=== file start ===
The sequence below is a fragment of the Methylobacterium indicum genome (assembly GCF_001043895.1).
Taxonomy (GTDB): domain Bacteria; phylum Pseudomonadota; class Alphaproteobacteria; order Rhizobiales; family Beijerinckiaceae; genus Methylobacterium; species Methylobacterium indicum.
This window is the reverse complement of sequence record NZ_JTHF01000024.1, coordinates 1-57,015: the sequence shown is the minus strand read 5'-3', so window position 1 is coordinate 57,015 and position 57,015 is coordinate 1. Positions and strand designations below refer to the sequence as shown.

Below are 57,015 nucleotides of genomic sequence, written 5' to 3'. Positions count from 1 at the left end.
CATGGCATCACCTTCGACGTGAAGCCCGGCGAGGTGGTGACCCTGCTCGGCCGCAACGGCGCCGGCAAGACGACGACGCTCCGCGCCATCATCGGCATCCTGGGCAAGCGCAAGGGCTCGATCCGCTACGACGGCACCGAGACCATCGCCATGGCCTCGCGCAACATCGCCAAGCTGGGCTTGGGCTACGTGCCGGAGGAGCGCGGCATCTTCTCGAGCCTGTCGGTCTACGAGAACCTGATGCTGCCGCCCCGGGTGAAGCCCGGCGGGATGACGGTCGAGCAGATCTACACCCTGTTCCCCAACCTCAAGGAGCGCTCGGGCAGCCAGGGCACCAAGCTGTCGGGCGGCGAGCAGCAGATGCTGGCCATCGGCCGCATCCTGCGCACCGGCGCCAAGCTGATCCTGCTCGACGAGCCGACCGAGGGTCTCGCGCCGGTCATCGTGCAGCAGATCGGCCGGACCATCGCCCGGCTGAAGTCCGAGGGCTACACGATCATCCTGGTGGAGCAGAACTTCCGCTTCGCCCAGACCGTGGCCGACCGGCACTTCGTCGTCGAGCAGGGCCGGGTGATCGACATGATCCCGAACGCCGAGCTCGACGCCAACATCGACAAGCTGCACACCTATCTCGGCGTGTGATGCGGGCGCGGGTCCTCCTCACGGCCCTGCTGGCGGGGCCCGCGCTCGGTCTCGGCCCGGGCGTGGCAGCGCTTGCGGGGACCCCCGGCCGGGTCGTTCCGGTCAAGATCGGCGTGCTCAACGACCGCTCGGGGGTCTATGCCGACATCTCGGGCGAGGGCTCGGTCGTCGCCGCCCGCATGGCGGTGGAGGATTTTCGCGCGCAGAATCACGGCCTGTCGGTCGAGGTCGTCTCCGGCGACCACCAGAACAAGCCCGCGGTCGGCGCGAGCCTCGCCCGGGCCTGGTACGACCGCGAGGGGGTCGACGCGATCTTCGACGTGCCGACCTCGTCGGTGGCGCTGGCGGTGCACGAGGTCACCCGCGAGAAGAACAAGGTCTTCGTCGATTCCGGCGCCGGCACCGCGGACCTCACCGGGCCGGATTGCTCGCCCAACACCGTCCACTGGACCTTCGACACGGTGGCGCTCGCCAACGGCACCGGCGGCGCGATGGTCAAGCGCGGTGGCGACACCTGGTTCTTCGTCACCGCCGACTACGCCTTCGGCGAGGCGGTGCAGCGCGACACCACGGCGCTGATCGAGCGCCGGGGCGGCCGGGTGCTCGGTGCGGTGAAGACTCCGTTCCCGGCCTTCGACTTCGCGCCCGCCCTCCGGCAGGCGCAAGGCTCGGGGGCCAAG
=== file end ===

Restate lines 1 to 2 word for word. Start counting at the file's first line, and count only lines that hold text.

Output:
The sequence below is a fragment of the Methylobacterium indicum genome (assembly GCF_001043895.1).
Taxonomy (GTDB): domain Bacteria; phylum Pseudomonadota; class Alphaproteobacteria; order Rhizobiales; family Beijerinckiaceae; genus Methylobacterium; species Methylobacterium indicum.